Zoonosis is the leading cause of emerging infectious diseases. In a recent article, R. S. Shabman et al. (mSphere 1:e00070-15, 2016, http://dx.doi.org/10.1128/mSphere.00070-15) report the identification of a novel gammaherpesvirus in a cell line derived from the microbat Myotis velifer incautus. This is the first report on a replicating, infectious gammaherpesvirus from bats. The new virus is named bat gammaherpesvirus 8 (BGHV8), also known as Myotis gammaherpesvirus 8, and is able to infect multiple cell lines, including those of human origin. Using next-generation sequencing technology, the authors constructed a full-length annotated genomic map of BGHV8. Phylogenetic analysis of several genes from BGHV8 revealed similarity to several mammalian gammaherpesviruses, including Kaposi’s sarcoma-associated herpesvirus (KSHV).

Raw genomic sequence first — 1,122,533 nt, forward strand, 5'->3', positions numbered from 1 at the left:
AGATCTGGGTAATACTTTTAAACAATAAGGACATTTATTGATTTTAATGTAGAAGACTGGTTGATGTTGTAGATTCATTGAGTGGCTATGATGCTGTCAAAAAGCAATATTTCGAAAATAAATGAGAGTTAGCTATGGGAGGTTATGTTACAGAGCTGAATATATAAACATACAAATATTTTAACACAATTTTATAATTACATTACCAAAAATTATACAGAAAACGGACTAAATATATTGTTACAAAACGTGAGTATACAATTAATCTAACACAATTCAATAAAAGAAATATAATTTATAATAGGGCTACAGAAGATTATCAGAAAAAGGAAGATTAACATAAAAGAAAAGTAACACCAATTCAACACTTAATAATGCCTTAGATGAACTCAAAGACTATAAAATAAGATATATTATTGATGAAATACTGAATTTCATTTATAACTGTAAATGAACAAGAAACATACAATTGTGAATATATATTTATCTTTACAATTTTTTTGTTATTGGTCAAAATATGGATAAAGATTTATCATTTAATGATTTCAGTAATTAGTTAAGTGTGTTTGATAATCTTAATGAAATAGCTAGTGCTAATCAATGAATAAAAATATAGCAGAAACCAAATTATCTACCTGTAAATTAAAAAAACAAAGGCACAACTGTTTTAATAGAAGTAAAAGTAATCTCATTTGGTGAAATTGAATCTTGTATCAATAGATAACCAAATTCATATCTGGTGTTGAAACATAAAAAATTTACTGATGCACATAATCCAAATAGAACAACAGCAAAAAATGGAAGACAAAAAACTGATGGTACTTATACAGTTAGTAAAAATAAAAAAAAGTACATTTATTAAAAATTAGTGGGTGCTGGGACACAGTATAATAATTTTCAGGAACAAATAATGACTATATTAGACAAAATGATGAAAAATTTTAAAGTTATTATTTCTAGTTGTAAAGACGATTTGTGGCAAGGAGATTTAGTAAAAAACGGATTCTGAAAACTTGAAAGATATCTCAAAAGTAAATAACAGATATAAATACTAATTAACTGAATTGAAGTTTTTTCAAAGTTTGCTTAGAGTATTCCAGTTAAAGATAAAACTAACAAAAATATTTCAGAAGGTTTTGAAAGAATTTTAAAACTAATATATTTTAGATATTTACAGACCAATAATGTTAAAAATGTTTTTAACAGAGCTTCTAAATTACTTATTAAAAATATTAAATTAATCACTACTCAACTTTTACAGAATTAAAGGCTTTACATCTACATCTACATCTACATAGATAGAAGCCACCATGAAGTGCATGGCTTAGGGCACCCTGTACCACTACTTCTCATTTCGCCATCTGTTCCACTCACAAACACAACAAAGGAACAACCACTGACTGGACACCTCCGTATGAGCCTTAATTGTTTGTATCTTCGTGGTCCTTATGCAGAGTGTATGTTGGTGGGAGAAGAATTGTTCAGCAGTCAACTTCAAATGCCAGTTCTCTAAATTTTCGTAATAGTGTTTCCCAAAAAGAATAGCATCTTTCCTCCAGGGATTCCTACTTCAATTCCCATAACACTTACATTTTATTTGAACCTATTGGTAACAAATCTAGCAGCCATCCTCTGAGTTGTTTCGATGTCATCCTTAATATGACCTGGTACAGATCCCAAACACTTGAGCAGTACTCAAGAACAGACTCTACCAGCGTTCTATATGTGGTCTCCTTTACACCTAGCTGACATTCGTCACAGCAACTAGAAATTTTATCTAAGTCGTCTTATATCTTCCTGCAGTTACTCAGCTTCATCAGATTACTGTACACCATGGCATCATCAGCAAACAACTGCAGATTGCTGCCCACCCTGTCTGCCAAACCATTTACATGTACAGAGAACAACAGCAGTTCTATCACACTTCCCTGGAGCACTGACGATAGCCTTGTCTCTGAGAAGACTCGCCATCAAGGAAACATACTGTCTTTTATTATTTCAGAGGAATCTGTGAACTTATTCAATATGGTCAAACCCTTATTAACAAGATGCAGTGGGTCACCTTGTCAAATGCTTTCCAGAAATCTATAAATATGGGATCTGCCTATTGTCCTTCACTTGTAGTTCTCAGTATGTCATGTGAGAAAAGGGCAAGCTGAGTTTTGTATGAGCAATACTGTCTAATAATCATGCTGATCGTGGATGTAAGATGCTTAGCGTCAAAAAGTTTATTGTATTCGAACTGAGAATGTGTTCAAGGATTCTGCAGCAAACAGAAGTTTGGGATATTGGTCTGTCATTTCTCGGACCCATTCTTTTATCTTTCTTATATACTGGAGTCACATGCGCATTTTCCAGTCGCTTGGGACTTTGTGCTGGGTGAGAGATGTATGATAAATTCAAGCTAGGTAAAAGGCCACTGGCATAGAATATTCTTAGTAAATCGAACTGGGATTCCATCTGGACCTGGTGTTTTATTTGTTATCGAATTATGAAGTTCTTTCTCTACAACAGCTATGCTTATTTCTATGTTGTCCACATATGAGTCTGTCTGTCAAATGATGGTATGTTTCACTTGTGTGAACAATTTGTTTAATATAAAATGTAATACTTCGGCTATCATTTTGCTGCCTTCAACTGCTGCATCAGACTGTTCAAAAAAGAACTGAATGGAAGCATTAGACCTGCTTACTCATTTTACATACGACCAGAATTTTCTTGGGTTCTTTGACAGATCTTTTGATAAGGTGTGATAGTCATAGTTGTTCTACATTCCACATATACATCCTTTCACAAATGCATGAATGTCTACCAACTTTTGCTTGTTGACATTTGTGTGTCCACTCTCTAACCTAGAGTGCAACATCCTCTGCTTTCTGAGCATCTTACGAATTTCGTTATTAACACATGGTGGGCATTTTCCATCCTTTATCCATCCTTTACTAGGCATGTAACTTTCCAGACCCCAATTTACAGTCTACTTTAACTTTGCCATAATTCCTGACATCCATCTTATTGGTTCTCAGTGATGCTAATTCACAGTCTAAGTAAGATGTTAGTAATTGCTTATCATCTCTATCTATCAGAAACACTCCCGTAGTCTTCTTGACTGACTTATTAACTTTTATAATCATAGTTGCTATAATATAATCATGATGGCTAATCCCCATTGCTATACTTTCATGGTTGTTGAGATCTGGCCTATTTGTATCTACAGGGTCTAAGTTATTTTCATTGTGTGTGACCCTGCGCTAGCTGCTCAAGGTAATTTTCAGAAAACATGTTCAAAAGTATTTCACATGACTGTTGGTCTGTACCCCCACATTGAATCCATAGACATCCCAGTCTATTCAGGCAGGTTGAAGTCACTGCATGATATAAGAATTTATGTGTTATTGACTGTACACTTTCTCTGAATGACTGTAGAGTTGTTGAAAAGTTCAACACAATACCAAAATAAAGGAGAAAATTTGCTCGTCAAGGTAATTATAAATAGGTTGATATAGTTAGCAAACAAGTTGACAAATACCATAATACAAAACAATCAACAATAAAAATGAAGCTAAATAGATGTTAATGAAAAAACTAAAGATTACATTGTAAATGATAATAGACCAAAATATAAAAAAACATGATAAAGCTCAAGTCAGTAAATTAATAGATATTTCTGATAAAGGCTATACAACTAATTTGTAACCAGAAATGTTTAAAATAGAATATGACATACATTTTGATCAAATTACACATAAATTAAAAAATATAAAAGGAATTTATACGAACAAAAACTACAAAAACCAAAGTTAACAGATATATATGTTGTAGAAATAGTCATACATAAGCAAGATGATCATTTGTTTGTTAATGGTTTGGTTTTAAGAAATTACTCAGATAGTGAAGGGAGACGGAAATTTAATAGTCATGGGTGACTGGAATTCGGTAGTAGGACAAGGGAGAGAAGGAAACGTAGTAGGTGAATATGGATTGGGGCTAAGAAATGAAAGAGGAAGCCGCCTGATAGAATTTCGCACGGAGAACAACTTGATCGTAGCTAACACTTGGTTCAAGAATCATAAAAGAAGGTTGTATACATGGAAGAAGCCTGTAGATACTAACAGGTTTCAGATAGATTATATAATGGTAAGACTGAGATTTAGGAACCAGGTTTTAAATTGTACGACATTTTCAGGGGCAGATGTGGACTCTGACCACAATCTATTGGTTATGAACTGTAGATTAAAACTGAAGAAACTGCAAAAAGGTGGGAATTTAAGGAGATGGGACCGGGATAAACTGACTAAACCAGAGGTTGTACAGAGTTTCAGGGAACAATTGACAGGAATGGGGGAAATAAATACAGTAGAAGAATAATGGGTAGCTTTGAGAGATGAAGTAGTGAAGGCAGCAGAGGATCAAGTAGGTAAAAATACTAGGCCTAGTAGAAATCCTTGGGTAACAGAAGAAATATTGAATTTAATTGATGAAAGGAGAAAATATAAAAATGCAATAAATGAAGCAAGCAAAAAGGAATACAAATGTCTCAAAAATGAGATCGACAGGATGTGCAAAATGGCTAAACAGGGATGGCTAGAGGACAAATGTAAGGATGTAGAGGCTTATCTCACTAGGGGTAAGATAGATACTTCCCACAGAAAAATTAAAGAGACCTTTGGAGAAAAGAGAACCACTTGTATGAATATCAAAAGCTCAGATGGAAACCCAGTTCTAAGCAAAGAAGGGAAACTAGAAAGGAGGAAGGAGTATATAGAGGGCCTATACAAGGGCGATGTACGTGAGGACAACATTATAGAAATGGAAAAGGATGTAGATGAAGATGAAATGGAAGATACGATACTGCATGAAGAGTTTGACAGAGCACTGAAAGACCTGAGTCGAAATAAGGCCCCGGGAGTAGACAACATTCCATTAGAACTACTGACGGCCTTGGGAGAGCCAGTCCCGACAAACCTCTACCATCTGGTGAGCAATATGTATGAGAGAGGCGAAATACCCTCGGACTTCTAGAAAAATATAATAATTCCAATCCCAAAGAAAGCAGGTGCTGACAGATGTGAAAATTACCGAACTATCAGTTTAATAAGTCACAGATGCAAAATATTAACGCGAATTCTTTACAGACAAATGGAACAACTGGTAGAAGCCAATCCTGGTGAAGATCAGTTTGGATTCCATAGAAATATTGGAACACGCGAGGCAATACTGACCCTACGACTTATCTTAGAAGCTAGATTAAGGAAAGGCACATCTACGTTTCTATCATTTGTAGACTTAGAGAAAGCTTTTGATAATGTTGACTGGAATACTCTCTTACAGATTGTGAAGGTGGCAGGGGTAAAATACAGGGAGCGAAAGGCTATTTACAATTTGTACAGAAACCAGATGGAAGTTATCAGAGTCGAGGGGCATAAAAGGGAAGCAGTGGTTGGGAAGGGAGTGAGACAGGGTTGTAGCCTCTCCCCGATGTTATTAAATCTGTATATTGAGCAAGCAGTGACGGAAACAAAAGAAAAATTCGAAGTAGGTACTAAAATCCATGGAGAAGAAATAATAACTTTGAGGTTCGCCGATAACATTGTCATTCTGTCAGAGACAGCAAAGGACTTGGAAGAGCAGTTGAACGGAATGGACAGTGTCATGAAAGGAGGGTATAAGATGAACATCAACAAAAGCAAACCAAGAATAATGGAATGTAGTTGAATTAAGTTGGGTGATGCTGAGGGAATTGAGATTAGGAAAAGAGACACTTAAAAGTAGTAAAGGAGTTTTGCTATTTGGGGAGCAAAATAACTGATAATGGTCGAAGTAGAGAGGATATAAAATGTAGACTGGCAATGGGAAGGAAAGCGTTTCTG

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Emerging infectious diseases (EID), a significant financial burden and public health threat, are on the rise (1). The term EID refers to a large range of pathogens from newly drug-resistant microbes to novel viruses (1). Zoonosis is the leading cause of EID (1, 2) and has led to several epidemics in the human population, including the introduction of HIV (3). Bats are recognized as a significant source of zoonosis (4). Severe acute respiratory syndrome (SARS) and Ebola viruses have both been linked to bat reservoirs (5, 6), and both viruses have led to highly infectious and lethal outbreaks in the human population (7, 8). In addition to SARS and Ebola viruses, bats contain and transmit other human pathogens not limited to, but including, Hendra virus (HeV) (9), Nipah virus (NiV) (10), and rabies virus (11, 12). Bats are a source of zoonosis because they embody three factors that allow transmission among themselves and to humans: they have a long life span relative to body size, they live in close colonies, and they are the only flying mammals (13, 14). Upon harboring a potential human pathogen, bats can spread disease through several mechanisms, including saliva, guano, and infection of intermediate hosts (4). Thus, a greater knowledge of the bat viral reservoir and potential of zoonosis may help scientists devise means to prevent future disease outbreaks.